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Digitimes Research: 3-mode smartphones to dominate China entry-level market
Eric Lin, DIGITIMES Research, Taipei [Wednesday 2 April 2014]

When announcing its LTE product lineup in 2013, China Mobile originally set 5-mode support for five major networking standards in China as a basic requirement for its 4G products, but the company lowered it to 3-mode at the end of 2013, as most chipmakers were unable to supply 5-model single-chip products and Qualcomm, who was able to supply such chip solutions, was tough about its licensing fees.

The change allowed chipmakers such as China-based Spreadtrum and Leadcore Technology to join the LTE supply chain immediately. However, in early March 2014, after evaluating the market's demand/supply status, the telecom carrier decided to restore its original requirement and will only offer subsidies to 5-mode smartphones.

Since 3-mode smartphones carry much lower costs compared to 5-mode ones, Digitimes Research expects 3-mode smartphones' average selling price (ASP) to drop below CNY1,000 (US$161) by the end of the first half of 2014 and could drop to CNY800 in the second half, replacing existing low-price 3G and 2G smartphone products.

China Mobile will continue to subsidize 3-mode smartphones until the end of May and starting from June, the carrier will withdraw all subsidies and only give sales commission to smartphone vendors. However, Digitimes Research believes 3-mode smartphones will continue to replace existing 3G/2G handsets due to their pricing advantages.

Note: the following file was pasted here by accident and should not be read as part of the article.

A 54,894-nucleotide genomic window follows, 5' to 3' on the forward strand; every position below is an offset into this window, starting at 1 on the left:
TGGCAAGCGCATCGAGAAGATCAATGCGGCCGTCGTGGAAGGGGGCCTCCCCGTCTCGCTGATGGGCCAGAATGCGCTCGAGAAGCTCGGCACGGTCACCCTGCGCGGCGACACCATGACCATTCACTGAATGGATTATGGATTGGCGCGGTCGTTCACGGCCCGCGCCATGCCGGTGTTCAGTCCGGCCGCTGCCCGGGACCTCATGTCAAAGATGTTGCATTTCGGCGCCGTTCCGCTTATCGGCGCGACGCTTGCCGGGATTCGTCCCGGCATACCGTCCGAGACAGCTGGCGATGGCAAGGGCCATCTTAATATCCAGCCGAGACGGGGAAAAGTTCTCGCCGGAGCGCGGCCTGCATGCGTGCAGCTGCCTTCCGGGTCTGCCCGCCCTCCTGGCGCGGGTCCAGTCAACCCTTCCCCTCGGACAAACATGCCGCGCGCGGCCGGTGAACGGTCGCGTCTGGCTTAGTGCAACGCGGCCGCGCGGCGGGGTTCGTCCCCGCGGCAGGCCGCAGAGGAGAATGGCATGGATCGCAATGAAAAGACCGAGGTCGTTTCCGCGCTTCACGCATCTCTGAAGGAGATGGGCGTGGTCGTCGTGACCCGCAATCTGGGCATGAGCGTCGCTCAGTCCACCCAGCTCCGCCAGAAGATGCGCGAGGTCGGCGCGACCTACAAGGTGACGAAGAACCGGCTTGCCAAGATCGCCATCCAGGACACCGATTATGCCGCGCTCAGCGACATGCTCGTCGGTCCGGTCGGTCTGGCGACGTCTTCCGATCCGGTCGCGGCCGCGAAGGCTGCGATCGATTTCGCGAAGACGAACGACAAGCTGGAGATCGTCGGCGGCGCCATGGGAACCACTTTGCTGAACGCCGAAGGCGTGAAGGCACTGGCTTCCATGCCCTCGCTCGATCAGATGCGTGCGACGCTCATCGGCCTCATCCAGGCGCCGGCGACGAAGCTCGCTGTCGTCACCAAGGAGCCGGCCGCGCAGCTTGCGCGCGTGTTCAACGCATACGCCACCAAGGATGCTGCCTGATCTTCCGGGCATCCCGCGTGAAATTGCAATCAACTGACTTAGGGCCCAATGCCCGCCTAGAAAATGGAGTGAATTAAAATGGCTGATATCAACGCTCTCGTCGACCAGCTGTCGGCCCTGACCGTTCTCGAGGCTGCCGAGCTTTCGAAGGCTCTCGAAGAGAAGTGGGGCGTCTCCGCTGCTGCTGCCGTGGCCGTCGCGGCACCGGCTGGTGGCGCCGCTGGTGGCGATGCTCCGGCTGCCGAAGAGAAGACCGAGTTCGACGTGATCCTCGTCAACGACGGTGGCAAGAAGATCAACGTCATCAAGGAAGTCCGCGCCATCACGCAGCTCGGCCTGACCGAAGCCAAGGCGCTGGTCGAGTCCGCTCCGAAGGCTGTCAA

Since cheap 2G and 3G smartphones still have high penetration rates in tier-2 and tier-3 cities of China, potential demand for handset upgrade is rather large. Spreadtrum's upcoming 3-mode SoC smartphone application processor (AP), set to be released later in April, and MediaTek's 3-mode baseband solution are both aiming for such a market segment.

Despite an end to subsidies from telecom carriers, demand for 3-mode smartphones will remain strong because of their low prices. The pricing advantage has been partly enabled by their sales through the Internet and some other special channels, which helps reduce marketing costs.

In terms of the LTE smartphone chip market prior to mid-March, Qualcomm's LTE chip shipments were contributed mainly by its Snapdragon 400 and close to 90% of LTE devices available in the market used the solution. The remaining share was contributed by Marvell.

As for other chipmakers, MediaTek's LTE AP plus baseband solutions have yet to ship, while Huawei's P7 using Hisilicon's LTE solution is also not yet available. Since most chipmakers are expected to release their 3-mode chip solutions later this month with related devices to become available in May or June, Digitimes Research expects Qualcomm's LTE solutions to account for 80% of China's LTE smartphone shipments in the first half of 2014.

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